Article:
24 February 2000
News - Tourism (Good)
Formation of MirCorp Marks Start of New Era
Broad Popular Support for New Venture
by Patrick Collins
Energiya, a space technology company, and Gold & Appel, a holdings firm, recently established a joint venture, MirCorp, whose purpose is to commercialise the orbiting space station, Mir.

The company's web site http://www.mirstation.com/ gives many details.

The news has received positive, widespread coverage in the mainstream press, including CNN, BBC, and most major newspapers.

Although MirCorp plans to employ the station for a variety of purposes, including a film studio and laboratory, the aspect that receives the most media attention is the plan to convert Mir into a hotel.

This will represent a huge advance in the field of space tourism, as there will be a commercially accessible destination in orbit--provided that plans to refurbish MIR succeed.

While MIR is very expensive to access (the expendable Soyuz rocket is currently the only method of transportation), the hotel's existence should help raise funds to develop reusable passenger launch vehicles.

MirCorp plans to raise funds on the order of US $100 million; discussions with several companies interested in orbital accomodations are already underway.

MirCorp also has to contend with enraged government space agencies who are going to lose the last remnants of their public support once voters and taxpayers have access to space.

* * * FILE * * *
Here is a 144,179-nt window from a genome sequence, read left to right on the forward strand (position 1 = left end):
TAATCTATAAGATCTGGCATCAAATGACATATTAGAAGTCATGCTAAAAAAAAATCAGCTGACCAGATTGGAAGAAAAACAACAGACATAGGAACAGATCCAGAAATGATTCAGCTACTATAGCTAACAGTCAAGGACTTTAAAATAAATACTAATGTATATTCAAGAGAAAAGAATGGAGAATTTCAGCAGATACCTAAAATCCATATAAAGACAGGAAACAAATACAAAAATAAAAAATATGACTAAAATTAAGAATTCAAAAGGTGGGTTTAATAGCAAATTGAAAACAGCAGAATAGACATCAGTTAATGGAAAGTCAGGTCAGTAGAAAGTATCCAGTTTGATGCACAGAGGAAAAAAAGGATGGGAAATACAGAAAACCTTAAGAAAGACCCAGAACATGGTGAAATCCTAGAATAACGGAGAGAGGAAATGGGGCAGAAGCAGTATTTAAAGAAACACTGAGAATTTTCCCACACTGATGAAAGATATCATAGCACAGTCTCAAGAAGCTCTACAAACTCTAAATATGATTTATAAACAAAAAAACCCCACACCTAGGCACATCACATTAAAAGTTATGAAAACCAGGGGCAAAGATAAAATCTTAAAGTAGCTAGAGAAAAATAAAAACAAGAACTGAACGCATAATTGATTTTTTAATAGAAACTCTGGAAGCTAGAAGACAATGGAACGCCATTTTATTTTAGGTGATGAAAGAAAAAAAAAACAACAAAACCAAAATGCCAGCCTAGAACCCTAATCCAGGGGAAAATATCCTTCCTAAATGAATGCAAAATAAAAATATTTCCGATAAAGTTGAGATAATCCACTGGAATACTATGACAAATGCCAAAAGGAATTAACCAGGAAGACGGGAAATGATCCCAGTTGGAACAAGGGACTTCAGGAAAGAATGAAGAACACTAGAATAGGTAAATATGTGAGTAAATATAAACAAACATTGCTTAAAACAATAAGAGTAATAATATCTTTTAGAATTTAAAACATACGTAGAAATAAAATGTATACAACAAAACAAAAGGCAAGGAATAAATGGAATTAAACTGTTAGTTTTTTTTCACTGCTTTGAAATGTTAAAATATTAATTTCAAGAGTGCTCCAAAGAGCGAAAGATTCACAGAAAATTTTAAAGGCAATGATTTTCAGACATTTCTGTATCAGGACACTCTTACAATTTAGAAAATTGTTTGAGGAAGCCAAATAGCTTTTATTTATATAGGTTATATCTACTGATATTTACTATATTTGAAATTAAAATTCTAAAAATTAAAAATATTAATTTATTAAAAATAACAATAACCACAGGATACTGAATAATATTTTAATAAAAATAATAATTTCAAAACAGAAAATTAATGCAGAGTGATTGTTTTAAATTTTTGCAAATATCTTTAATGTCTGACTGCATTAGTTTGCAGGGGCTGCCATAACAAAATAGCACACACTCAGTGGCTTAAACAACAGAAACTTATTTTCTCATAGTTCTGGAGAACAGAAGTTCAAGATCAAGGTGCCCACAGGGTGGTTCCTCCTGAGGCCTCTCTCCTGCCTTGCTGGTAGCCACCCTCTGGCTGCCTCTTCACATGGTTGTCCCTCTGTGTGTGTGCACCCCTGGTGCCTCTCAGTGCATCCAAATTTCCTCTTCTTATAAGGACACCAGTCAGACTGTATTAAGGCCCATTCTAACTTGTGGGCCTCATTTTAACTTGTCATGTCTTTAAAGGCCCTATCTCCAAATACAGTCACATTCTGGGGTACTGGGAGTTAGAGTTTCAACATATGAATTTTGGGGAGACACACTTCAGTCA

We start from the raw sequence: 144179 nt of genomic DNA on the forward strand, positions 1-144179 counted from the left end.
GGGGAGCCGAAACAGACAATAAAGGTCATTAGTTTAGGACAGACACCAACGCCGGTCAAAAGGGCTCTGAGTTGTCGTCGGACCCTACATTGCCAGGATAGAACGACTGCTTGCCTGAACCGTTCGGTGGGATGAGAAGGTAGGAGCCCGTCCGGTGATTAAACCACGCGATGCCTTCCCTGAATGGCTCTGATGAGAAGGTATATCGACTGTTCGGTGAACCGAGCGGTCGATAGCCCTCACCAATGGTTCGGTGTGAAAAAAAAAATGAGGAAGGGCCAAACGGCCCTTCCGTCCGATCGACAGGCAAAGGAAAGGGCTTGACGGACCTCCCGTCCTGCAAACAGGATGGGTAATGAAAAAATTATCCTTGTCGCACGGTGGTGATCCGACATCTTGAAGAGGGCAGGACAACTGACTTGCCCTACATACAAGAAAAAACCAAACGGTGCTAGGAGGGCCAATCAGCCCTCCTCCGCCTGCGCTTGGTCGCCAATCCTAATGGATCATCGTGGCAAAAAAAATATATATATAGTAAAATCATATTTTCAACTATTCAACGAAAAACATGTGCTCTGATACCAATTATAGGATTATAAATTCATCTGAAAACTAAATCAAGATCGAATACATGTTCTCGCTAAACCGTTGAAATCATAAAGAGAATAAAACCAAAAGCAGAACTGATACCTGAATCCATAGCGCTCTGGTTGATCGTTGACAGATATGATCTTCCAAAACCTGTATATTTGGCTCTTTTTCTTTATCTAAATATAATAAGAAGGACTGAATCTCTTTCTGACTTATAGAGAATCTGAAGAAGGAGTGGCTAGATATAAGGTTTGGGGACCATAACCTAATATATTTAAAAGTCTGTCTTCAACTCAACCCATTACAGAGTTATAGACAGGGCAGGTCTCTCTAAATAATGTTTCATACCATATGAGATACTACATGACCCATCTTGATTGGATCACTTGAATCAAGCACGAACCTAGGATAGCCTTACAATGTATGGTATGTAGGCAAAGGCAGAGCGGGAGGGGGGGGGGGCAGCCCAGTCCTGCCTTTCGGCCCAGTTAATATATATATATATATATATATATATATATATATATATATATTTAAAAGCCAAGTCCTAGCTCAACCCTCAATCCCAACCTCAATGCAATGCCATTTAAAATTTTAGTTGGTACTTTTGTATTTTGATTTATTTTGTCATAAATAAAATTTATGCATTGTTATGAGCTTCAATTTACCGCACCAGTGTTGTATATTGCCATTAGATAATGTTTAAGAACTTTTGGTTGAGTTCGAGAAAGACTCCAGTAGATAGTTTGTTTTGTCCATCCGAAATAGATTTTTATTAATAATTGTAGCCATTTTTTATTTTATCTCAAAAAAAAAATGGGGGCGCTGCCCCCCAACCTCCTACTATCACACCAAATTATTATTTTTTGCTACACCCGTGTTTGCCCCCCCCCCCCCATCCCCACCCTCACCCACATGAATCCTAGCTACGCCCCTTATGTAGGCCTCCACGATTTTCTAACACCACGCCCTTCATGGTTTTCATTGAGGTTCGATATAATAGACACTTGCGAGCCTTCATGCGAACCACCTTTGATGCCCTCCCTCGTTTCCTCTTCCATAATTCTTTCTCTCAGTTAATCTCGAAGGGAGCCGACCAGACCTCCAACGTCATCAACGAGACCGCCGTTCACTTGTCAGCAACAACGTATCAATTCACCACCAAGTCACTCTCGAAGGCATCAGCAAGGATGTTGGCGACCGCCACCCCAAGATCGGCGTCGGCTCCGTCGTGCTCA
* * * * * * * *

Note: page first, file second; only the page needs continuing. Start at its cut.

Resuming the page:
Aviation Week (February 14, p 21) reports that NASA is already claiming that the Soyuz mission announced to start refurbishing MIR was paid for by NASA - on the understanding that it would be used to bring MIR down to burn up in the atmosphere!

It's going to be fascinating to see how things play out. We know what the public want - the freedom to travel to space and back. What do government space agencies want? The continuation of their $25 billion/year funding from taxpayers - while NOT spending it on helping them get to space.

The ongoing MirCorp saga should help to bring this startling contradiction more clearly into the public eye.
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Patrick Collins 24 February 2000
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